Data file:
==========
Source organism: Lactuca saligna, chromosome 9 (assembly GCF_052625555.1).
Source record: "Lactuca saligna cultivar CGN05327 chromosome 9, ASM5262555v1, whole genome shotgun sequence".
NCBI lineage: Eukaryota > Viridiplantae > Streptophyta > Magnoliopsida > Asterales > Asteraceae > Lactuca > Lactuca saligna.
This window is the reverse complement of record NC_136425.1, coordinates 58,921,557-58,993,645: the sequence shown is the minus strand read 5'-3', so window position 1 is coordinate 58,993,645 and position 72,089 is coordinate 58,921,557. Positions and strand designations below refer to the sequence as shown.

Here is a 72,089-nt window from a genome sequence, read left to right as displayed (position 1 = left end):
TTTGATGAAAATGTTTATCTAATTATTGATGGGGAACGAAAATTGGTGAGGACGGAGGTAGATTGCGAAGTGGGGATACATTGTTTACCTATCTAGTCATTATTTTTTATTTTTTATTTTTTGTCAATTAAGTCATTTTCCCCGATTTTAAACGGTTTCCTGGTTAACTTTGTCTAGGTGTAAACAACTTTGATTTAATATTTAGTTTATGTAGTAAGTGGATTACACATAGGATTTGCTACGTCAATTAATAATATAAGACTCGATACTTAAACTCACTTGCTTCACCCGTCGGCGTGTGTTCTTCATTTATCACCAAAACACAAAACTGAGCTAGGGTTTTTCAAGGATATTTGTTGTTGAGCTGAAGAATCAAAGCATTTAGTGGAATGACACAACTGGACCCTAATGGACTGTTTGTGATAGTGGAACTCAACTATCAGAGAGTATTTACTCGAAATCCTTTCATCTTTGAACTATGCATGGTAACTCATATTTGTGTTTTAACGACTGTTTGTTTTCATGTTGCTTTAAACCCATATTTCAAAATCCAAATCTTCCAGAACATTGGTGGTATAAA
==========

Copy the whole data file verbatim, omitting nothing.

Source organism: Lactuca saligna, chromosome 9 (assembly GCF_052625555.1).
Source record: "Lactuca saligna cultivar CGN05327 chromosome 9, ASM5262555v1, whole genome shotgun sequence".
NCBI lineage: Eukaryota > Viridiplantae > Streptophyta > Magnoliopsida > Asterales > Asteraceae > Lactuca > Lactuca saligna.
This window is the reverse complement of record NC_136425.1, coordinates 58,921,557-58,993,645: the sequence shown is the minus strand read 5'-3', so window position 1 is coordinate 58,993,645 and position 72,089 is coordinate 58,921,557. Positions and strand designations below refer to the sequence as shown.

Here is a 72,089-nt window from a genome sequence, read left to right as displayed (position 1 = left end):
TTTGATGAAAATGTTTATCTAATTATTGATGGGGAACGAAAATTGGTGAGGACGGAGGTAGATTGCGAAGTGGGGATACATTGTTTACCTATCTAGTCATTATTTTTTATTTTTTATTTTTTGTCAATTAAGTCATTTTCCCCGATTTTAAACGGTTTCCTGGTTAACTTTGTCTAGGTGTAAACAACTTTGATTTAATATTTAGTTTATGTAGTAAGTGGATTACACATAGGATTTGCTACGTCAATTAATAATATAAGACTCGATACTTAAACTCACTTGCTTCACCCGTCGGCGTGTGTTCTTCATTTATCACCAAAACACAAAACTGAGCTAGGGTTTTTCAAGGATATTTGTTGTTGAGCTGAAGAATCAAAGCATTTAGTGGAATGACACAACTGGACCCTAATGGACTGTTTGTGATAGTGGAACTCAACTATCAGAGAGTATTTACTCGAAATCCTTTCATCTTTGAACTATGCATGGTAACTCATATTTGTGTTTTAACGACTGTTTGTTTTCATGTTGCTTTAAACCCATATTTCAAAATCCAAATCTTCCAGAACATTGGTGGTATAAA